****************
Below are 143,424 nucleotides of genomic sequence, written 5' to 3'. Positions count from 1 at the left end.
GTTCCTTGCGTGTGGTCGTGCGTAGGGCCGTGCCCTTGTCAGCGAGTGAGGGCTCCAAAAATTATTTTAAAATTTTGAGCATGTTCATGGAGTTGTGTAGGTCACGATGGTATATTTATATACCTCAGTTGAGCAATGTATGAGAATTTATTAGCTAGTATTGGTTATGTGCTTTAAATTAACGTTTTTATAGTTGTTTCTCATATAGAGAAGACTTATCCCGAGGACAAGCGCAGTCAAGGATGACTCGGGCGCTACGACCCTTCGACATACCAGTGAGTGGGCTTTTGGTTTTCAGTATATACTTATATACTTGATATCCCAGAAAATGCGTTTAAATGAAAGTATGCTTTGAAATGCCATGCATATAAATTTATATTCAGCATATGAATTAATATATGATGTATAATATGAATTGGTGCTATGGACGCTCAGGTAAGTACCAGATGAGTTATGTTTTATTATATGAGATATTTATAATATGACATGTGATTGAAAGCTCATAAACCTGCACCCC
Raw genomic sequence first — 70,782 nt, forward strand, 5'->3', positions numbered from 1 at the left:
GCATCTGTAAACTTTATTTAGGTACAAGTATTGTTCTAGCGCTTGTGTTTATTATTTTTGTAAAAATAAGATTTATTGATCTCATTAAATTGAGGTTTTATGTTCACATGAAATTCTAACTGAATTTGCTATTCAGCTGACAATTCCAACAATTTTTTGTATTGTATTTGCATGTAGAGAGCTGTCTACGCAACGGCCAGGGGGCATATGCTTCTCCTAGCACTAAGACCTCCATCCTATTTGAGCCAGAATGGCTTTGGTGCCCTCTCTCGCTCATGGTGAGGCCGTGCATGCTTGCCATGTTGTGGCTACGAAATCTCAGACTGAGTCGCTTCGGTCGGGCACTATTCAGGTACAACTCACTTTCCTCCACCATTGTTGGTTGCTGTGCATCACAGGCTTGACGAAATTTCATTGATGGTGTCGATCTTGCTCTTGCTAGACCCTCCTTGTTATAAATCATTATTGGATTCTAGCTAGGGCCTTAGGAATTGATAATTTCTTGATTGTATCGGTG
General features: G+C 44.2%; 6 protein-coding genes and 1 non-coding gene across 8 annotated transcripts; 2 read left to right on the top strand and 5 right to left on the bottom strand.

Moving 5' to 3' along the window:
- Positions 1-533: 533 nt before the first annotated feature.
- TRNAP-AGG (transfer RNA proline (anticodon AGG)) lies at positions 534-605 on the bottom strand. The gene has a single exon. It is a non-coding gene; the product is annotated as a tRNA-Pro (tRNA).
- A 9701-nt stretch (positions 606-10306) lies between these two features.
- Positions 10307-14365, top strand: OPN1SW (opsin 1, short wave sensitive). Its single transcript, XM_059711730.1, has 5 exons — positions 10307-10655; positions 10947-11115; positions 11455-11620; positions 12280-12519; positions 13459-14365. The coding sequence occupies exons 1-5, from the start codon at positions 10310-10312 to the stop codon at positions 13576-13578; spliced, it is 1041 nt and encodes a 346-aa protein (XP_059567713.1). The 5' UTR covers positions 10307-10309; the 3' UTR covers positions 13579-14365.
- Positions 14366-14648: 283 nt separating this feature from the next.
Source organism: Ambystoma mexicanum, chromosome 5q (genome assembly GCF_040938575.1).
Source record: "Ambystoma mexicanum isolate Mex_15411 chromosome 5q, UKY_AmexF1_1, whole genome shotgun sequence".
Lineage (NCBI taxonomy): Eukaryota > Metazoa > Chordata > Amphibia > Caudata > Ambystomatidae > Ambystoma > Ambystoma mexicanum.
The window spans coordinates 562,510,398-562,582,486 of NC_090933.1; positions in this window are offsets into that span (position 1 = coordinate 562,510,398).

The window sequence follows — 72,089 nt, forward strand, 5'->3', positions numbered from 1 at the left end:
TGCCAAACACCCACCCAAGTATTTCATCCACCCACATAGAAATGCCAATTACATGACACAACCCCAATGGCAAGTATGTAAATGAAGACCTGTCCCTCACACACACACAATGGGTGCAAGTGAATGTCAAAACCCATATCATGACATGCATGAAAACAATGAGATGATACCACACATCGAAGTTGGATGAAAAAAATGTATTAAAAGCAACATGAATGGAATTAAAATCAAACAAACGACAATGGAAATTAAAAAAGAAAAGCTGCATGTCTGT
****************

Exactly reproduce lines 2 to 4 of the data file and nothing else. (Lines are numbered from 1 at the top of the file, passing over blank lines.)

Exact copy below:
GTTCCTTGCGTGTGGTCGTGCGTAGGGCCGTGCCCTTGTCAGCGAGTGAGGGCTCCAAAAATTATTTTAAAATTTTGAGCATGTTCATGGAGTTGTGTAGGTCACGATGGTATATTTATATACCTCAGTTGAGCAATGTATGAGAATTTATTAGCTAGTATTGGTTATGTGCTTTAAATTAACGTTTTTATAGTTGTTTCTCATATAGAGAAGACTTATCCCGAGGACAAGCGCAGTCAAGGATGACTCGGGCGCTACGACCCTTCGACATACCAGTGAGTGGGCTTTTGGTTTTCAGTATATACTTATATACTTGATATCCCAGAAAATGCGTTTAAATGAAAGTATGCTTTGAAATGCCATGCATATAAATTTATATTCAGCATATGAATTAATATATGATGTATAATATGAATTGGTGCTATGGACGCTCAGGTAAGTACCAGATGAGTTATGTTTTATTATATGAGATATTTATAATATGACATGTGATTGAAAGCTCATAAACCTGCACCCC
Raw genomic sequence first — 70,782 nt, forward strand, 5'->3', positions numbered from 1 at the left:
GCATCTGTAAACTTTATTTAGGTACAAGTATTGTTCTAGCGCTTGTGTTTATTATTTTTGTAAAAATAAGATTTATTGATCTCATTAAATTGAGGTTTTATGTTCACATGAAATTCTAACTGAATTTGCTATTCAGCTGACAATTCCAACAATTTTTTGTATTGTATTTGCATGTAGAGAGCTGTCTACGCAACGGCCAGGGGGCATATGCTTCTCCTAGCACTAAGACCTCCATCCTATTTGAGCCAGAATGGCTTTGGTGCCCTCTCTCGCTCATGGTGAGGCCGTGCATGCTTGCCATGTTGTGGCTACGAAATCTCAGACTGAGTCGCTTCGGTCGGGCACTATTCAGGTACAACTCACTTTCCTCCACCATTGTTGGTTGCTGTGCATCACAGGCTTGACGAAATTTCATTGATGGTGTCGATCTTGCTCTTGCTAGACCCTCCTTGTTATAAATCATTATTGGATTCTAGCTAGGGCCTTAGGAATTGATAATTTCTTGATTGTATCGGTG